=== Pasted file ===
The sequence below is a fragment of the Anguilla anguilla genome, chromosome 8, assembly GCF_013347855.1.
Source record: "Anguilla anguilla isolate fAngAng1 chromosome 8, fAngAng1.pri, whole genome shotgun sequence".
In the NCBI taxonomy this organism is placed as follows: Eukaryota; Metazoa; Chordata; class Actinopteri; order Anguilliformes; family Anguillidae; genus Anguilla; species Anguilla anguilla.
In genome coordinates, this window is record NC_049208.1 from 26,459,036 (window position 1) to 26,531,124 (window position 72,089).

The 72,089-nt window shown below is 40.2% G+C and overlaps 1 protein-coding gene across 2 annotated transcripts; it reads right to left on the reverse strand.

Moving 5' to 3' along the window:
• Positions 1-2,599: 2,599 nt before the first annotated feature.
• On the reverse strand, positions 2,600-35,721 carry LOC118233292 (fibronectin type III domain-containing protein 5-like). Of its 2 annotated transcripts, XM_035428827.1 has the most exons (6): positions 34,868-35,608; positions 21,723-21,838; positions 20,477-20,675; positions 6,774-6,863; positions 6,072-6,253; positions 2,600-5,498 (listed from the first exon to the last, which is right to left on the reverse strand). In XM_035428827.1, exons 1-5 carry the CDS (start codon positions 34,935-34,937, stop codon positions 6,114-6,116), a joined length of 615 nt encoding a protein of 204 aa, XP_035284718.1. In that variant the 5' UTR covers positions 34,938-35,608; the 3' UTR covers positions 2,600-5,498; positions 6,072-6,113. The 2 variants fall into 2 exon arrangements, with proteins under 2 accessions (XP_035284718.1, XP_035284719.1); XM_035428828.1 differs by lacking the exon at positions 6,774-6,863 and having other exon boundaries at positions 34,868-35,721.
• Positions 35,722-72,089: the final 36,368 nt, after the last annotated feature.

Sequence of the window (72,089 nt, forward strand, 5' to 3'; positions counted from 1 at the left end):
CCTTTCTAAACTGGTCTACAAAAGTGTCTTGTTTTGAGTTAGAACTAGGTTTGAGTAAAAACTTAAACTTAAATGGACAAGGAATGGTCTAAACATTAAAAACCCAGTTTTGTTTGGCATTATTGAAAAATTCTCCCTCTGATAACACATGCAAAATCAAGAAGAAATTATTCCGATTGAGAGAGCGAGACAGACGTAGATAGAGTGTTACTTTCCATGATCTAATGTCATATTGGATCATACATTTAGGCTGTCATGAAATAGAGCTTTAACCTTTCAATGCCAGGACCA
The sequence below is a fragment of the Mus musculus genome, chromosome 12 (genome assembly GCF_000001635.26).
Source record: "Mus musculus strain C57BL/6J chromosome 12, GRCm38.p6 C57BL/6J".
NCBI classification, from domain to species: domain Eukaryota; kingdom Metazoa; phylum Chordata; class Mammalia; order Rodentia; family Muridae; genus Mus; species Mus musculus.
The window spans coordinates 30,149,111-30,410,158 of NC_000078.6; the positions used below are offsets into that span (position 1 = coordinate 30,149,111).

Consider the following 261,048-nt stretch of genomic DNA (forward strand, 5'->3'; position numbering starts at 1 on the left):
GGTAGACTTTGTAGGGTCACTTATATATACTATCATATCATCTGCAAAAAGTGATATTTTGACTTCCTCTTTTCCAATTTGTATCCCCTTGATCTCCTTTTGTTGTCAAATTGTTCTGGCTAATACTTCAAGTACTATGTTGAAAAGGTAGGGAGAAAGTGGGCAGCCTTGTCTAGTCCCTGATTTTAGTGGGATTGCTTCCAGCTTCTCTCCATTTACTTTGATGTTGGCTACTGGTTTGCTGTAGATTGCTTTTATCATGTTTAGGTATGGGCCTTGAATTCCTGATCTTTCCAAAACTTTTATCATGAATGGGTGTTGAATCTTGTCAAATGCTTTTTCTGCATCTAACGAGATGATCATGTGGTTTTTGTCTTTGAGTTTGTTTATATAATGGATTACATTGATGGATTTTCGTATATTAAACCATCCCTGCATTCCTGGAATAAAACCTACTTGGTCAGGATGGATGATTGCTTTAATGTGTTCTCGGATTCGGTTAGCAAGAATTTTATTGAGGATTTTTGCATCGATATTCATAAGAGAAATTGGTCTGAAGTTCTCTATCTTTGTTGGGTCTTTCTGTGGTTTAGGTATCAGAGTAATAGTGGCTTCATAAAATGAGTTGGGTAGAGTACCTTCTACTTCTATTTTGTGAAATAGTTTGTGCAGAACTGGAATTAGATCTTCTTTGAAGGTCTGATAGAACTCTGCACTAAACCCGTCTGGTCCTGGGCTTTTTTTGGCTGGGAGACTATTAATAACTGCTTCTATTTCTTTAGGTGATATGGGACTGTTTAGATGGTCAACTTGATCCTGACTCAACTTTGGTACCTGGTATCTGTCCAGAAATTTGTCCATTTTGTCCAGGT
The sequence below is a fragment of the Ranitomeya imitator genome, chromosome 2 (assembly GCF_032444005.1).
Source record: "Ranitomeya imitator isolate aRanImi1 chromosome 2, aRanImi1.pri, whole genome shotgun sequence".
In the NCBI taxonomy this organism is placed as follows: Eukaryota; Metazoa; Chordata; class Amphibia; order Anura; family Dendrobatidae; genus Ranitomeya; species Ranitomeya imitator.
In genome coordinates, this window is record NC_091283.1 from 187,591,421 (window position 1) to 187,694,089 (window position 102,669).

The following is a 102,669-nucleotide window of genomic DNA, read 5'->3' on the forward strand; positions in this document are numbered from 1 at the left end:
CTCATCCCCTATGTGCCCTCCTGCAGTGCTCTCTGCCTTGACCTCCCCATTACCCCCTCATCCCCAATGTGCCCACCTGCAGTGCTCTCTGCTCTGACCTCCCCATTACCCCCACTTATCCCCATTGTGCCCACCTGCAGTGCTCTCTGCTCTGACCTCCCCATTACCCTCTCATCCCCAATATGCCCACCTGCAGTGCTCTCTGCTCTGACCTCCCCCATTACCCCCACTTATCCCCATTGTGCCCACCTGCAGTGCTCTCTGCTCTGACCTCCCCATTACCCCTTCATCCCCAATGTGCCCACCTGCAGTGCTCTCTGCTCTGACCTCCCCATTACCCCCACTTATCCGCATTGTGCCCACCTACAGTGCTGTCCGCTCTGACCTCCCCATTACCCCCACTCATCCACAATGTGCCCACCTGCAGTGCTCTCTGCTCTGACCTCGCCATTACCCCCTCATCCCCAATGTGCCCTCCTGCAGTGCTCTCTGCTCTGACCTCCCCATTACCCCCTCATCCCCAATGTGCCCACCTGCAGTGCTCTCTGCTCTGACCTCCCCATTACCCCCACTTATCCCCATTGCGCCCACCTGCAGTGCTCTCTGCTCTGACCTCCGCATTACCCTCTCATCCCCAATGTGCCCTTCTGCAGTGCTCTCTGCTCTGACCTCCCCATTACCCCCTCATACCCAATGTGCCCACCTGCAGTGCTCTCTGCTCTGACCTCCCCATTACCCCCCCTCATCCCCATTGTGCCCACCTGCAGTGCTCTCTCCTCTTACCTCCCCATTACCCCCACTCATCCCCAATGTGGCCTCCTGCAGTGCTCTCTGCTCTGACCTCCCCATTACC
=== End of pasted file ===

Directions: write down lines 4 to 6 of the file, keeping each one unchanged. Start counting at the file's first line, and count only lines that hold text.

In genome coordinates, this window is record NC_049208.1 from 26,459,036 (window position 1) to 26,531,124 (window position 72,089).

The 72,089-nt window shown below is 40.2% G+C and overlaps 1 protein-coding gene across 2 annotated transcripts; it reads right to left on the reverse strand.

Moving 5' to 3' along the window: